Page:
December 6, 2022

Who Has The Solutions For Thriving In A Digital World? Young People. 

Categories: Featured, New Trends, Research, Youth Well-Being
Two children, in black and white, sit in front of microphones. A pastel purple and blue and white background.

Let me take you inside a conversation at a recent board meeting for Susan Crown Exchange, a national foundation that supports organizations working at the intersection of adolescent well-being and technology. Two young people were invited to share their experiences as participants in a research study conducted by our partners at Erikson Institute:

Q: “Does technology have a positive or negative effect on your mental health?”
A: “It depends on how you use it.”

Q: “What’s missing from the current conversation about teens and tech?”
A: “Young people.”

While media outlets and adults have largely embraced an oversimplified and tech-centric narrative that designates tech as the enemy and reduced screen time as the answer, young people have consistently told us a different story: their relationship with technology is complex, and one-size-fits-all solutions aren’t the answer.


So, what are the answers – and how do we find them? From a survey by (, we know that 71% of young people look to their peers for tips and tricks to navigate the digital landscape, yet young people rarely have a seat at the table when designing new solutions. How can adults create space for young people to discuss what it’s like growing up in an increasingly connected world? How can we support them in addressing the challenges most relevant to them and their communities?

In 2020, Susan Crown Exchange launched a two year initiative called the ‘Youth Voice in the Digital Age Challenge’ to address this gap. We funded eight organizations from across the country to engage young people in novel and meaningful ways to create new solutions for improving digital well-being. Youth were engaged as project advisors, researchers, and content creators. Ultimately, they created a sprawling suite of resources that includes podcasts, conversation prompts, surveys, and toolkits.

When the learning community concluded in the Fall of 2022, the cohort, with support from our partners at the Stanford, created the Thriving Youth in a Digital World website to share these “For Youth, By Youth” resources.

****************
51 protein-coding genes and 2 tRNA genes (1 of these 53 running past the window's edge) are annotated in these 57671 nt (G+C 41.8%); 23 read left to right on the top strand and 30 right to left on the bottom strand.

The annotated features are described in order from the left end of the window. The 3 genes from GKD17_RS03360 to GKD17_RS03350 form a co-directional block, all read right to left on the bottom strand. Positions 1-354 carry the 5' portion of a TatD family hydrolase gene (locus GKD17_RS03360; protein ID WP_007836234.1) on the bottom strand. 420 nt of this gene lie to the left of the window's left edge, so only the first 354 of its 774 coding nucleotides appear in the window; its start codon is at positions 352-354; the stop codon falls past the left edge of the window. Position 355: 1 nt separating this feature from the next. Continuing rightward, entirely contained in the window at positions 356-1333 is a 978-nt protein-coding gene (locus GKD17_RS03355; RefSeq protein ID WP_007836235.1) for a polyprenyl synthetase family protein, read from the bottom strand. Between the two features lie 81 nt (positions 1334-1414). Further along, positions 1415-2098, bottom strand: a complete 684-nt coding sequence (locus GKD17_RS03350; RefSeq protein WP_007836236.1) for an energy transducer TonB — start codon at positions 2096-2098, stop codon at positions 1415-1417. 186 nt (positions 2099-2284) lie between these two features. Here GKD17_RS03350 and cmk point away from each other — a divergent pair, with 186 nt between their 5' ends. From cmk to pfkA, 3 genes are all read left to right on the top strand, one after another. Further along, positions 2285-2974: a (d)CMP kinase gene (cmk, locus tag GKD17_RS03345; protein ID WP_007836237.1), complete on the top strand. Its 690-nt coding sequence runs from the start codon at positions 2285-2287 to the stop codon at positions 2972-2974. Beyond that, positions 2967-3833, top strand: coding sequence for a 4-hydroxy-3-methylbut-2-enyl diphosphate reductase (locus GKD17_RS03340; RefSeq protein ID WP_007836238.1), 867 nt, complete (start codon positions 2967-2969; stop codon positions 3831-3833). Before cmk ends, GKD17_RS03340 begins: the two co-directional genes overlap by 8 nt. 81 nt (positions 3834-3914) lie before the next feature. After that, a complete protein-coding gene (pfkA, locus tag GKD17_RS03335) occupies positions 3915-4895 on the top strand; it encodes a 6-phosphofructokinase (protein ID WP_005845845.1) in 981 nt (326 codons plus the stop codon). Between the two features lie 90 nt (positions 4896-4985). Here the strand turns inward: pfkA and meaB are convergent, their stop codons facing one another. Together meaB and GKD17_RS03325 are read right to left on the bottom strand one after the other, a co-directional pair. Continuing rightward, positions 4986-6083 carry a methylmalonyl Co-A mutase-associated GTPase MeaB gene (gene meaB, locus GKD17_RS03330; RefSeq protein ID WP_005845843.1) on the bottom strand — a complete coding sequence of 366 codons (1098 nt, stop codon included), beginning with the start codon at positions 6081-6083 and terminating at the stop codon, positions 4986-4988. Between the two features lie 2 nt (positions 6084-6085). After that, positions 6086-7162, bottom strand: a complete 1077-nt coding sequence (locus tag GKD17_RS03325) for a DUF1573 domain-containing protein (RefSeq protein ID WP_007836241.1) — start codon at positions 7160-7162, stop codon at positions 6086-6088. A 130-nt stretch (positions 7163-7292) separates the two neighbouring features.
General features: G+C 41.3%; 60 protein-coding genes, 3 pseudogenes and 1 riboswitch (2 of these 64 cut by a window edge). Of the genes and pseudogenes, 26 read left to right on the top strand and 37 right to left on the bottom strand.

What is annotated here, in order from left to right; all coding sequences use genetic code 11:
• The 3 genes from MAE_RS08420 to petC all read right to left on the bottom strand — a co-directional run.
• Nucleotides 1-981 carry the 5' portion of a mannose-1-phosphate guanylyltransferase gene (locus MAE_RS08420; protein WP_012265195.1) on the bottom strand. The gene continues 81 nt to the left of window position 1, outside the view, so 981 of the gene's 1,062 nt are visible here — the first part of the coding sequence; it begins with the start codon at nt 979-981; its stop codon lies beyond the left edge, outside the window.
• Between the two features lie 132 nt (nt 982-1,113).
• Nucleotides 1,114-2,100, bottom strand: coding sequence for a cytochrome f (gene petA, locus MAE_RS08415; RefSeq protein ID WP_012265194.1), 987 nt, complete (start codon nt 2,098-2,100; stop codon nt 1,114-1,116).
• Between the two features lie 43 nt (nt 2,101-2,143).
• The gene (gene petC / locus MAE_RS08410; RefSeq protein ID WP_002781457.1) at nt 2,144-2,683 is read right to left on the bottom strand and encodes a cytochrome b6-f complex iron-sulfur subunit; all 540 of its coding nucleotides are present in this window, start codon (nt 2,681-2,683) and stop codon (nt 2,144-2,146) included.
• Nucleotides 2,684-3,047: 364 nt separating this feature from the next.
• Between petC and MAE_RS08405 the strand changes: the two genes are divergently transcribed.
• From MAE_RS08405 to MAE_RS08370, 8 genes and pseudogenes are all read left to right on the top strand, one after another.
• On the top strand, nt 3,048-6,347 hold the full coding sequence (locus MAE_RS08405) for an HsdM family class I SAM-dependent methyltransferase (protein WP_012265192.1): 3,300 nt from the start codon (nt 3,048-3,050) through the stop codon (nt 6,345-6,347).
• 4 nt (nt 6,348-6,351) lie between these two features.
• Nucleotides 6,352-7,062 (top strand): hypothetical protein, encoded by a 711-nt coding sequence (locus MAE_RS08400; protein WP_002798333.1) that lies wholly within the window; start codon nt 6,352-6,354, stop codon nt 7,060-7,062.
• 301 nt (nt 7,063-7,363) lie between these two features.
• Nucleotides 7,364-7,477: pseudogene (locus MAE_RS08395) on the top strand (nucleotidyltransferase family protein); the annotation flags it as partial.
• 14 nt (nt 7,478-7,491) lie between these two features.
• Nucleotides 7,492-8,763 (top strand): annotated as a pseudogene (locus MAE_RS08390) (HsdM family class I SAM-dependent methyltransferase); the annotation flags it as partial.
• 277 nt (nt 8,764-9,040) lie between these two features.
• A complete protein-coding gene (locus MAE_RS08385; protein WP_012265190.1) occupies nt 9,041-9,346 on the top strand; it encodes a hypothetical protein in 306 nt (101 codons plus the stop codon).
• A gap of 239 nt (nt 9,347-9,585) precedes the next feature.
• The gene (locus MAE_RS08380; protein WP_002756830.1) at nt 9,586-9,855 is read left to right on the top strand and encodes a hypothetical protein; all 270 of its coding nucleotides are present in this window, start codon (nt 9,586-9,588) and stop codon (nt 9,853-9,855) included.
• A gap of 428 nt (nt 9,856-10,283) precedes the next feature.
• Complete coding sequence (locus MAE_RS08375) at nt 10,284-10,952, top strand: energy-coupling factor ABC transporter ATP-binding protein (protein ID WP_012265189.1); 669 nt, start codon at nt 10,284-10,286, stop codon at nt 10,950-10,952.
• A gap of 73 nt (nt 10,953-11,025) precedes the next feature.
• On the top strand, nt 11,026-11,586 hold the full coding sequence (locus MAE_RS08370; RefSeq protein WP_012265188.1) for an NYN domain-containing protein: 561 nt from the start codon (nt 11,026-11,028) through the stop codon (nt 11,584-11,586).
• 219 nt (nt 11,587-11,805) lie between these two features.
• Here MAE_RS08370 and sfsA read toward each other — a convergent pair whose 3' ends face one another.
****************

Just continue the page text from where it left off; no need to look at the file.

Educators play a vital role in empowering young people as leaders, and Thriving Youth in a Digital World is a starter-kit for educators. It offers grab-and-go resources that were co-created by youth, as well as strategies educators can use to elevate youth voice in their practice.

Throughout this two year initiative, we learned three valuable lessons from young people and adults for implementing youth voice into existing programs:

  • Young people have the capacity to share in a more genuine way when not filtered through an adult lens. By engaging youth as content creators and allowing them to control the content, style, and dissemination of their creations, you can foster liberatory imagination and give youth the tools and space to create a future where technology generates opportunities for everyone.
  • When given the opportunity, tools, and resources, young people will advocate for themselves and achieve goals. One way to give young people the space to engage as advisors is to create a youth advisory board.
  • Let youth lead research efforts to unpack data, evaluate programs, and shape more relevant metrics to make the value of youth voice and insight more explicit in your work. Here is a guide for engaging youth as researchers through implementing the YPAR model.

Young people deal with many challenges in their digital life but when given the space, they also can create solutions for addressing those challenges. As adults and practitioners, we need to get out of their way and lift up their voices in order to close the digital communication gap.

Guest post by by Julia Callahan, Program Associate | Susan Crown Exchange